Looking Back…Clockwork Alchemy

Karin_Thena1

Going through some older pictures, I came across this one from our 2016 trip to the Clockwork Alchemy Convention. I designed these two dresses for our entry in the fashion show. The evening dress on the left is our latest design, the “Lucy”, named after Lucy Westenra, the ill-fated companion of Mina Harker in Bram Stoker’s book Dracula and the subsequent Dracula movies. The dress on the right, the “Camille” is a lavender day dress in shades of lavender with amethyst accents. Both dresses are executed in the Mid-Bustle Era style (late 1870s/early 1880s) and represent some our most recent creations. While there were some challenges making these designs work for the parameters of the fashion show, I was very pleased with the result and I look forward to returning to Clockwork in 2019. 🙂

 

 

Now That’s a Wrap!

Living in Southern California, there is rarely a need for cloaks and mantles so it’s something that we’ve never really considered until you have to… 🙂

Karin Cloak


Oh, those Victorians! They sure knew how to make an entrance! Last night I finished an evening cloak for my new ballgown for our London/Bath trip. Rain in a silk satin dress? No problem…I will be fine from hotel taxi to the ball. 🙂

Karin Cloak

Karin Cloak

So what inspired my design? Well, there are many sources of which these are just a few… 🙂

Pingat Opera Cloak c. 1882

Emile Pingat, Opera Cloak, c. 1882; Metropolitan Museum of Art (C.I.60.42.13)

 

Mantle Worth Outerwear Late 1890s

Worth, Evening Mantle, c. Late 1890s; Metropolitan Museum of Art (C.I.51.69.2)

Dolman Mantle Late 19th Century

Dolman/Mantle, Late 19th Century; Augusta Auctions (32.14685.160.71)

As for construction, Basically, I started with an original period pattern dating from 1891 and modified accordingly. The most important thing was that I needed this to fit over a sloping ballgown bustle, so I flared the side piece and the center back piece from the hip down for room, otherwise it will only work for the 1890s and up. The armscye I also cut wider, only so a puffy ballgown sleeve could reach through without a struggle, otherwise that required no fussing. I skipped the collar (because I own the shortest neck in the world) and opted to face a shallow v-neckline. The drapey sleeves required a little Origami technique to figure out but they’re simpler than they look. I also strongly recommend lining this garment. Finally, I also added drapery weights for swing.

That’s it pretty much in a nutshell. I’ll be posting some pictures of the cloak in action very soon so stay tuned!

 

 

Now That’s A Wrap!

Living in Southern California and the Southwest in general, it’s easy to get spoiled with all the great weather- warm, sunny, and few or no clouds. Rain is relatively infrequent so it’s usually something we just don’t think about. Well, it hit us that England is quite the opposite and especially when it comes to rain so we had to do a slight re-think about our wardrobe for the Victorian Ball in Bath and that means a cape. 🙂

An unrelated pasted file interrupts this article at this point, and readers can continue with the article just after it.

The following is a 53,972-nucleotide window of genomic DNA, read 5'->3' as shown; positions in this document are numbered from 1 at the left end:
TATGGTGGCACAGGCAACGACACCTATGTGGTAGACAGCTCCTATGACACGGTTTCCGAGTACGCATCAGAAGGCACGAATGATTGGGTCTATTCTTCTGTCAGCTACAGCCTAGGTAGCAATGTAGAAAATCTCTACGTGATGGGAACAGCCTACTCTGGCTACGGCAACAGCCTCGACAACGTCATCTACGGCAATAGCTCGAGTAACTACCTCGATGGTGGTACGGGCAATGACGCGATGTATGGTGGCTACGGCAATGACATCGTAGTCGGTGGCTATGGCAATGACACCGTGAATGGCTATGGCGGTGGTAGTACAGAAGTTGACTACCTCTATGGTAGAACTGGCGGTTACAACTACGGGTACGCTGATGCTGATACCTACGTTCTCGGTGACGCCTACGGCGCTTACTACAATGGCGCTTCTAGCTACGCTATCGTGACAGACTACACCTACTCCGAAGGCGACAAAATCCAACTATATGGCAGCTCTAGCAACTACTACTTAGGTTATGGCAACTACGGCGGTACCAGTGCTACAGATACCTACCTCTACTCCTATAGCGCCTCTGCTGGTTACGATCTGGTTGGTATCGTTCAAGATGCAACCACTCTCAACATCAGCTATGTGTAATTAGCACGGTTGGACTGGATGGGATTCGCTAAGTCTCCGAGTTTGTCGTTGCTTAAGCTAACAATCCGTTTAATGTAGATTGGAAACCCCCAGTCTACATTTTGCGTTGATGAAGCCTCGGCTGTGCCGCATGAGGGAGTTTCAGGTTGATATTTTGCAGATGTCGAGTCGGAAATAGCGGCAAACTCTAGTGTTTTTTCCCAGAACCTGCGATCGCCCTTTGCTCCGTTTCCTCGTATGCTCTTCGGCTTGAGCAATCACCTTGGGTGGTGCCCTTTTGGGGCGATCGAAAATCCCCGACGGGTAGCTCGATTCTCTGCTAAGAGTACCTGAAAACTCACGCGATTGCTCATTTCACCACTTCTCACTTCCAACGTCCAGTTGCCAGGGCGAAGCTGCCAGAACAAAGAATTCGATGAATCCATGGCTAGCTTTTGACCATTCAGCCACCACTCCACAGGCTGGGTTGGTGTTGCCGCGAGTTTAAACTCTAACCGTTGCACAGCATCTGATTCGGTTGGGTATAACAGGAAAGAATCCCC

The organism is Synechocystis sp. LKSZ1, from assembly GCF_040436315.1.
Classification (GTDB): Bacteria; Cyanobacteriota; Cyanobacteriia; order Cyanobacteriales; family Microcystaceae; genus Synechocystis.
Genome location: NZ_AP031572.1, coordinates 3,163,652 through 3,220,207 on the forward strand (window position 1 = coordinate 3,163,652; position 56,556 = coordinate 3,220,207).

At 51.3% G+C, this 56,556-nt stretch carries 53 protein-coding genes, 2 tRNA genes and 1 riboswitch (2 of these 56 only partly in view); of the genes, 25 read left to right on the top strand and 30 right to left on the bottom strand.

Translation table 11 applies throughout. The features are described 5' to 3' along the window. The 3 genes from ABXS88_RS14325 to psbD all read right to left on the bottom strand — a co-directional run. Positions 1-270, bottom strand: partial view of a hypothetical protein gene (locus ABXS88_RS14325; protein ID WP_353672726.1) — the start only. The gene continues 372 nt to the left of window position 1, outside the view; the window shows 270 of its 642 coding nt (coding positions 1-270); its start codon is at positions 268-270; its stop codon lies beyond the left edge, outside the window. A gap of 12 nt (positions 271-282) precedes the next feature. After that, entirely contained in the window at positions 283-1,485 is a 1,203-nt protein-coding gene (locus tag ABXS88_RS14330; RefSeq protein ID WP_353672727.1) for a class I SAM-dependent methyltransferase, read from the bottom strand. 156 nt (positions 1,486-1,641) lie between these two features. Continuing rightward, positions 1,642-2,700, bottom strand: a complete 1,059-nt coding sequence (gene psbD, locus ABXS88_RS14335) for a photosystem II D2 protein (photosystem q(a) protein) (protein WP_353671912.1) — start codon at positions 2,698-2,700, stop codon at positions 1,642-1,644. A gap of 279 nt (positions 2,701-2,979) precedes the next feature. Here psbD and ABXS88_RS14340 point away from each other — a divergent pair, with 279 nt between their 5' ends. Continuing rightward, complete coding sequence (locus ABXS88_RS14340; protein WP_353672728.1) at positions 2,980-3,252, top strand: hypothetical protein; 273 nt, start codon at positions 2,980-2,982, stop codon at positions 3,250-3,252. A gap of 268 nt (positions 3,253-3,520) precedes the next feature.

Karin Atelier Cloak Mantle

What to do? Obviously an evening cloak of some sort but since we’ve never really needed one in the past, it’s not something that I’ve given much thought to so it was time to a little research into evening cloaks…so here’s some of the many examples I found:

Cloak Pingat c. 1888 - 1890

Emile Pingat, Evening Cloak, c. 1888 – 1890; Metropolitan Museum of Art

This opera cloak made by Pingat in circa 1882 especially caught my eye- the combination of fur and feathers combined with the floral design decoration ivory silk satin is simply stunning.

Pingat Opera Cloak c. 1882

Emile Pingat, Opera Cloak, c. 1882; Metropolitan Museum of Art (C.I.60.42.13)

Pingat Opera Cloak c. 1882

Side Profile

Pingat Opera Cloak c. 1882

Three-Quarter Rear View

And here’s the cloak worn over a dress:

Emile Pingat Opera Cloak c. 1882

Cloak Pingat c. 1879 - 1880

Emile Pingat, Cloak, c. 1879 – 1880; Metropolitan Museum of Art (C.I.60.6.7)

Cloak Pingat c. 1879 - 1880

Three-Quarter Rear View

Cloak Mantle Pingat c. 1891

Emile Pingat, Mantle, c. 1891; Los Angeles County Museum of Art (M.2007.211.38)

Interestingly enough, In my search, it seemed that the most striking examples were those may by Emile Pingat and after some thought, we decided that a full-length cloak would be the most effective and practical design, especially given that my ball gown is a Mid-Bustle Era design so after going through my collection of original patterns, I came up with one from the early 1890s that I could modify:

Karin Cloak

Angus,  our creative consultant checks out the faux fur, trying to determine what animal it came from…

Karin Cloak

Curved gores follow the shape of the underlying ball gown.

Karin Mantle Cloak

Here’s a good view of the corded floral design.

We’ve used a pale blue silk satin and lined it in ivory silk moire. The cloak is also trimmed in a faux fur (primarily to avoid issues with potential vermin infestation). The cloak is still under construction but we’ll be finished soon and when we are we’ll post some more views here. 🙂

1890s Street Style, Part 1

Street style has always been a useful tool for understanding how people actually dressed during a particular era and that holds true for the late 19th Century. Unfortunately, street style’s usefulness is limited by the level photographic technology and the further we look back, the less useful it is- until cameras became portable enough to take outside, photographs (aka “images”) were limited to set-piece studio shots in which people dressed up specifically for (early photographs were expensive and required a lot of time, equipment, and effort to get right). It’s not until the 1880s and 90s that photographic technology had evolved to the point where useful pictures could be taken outside.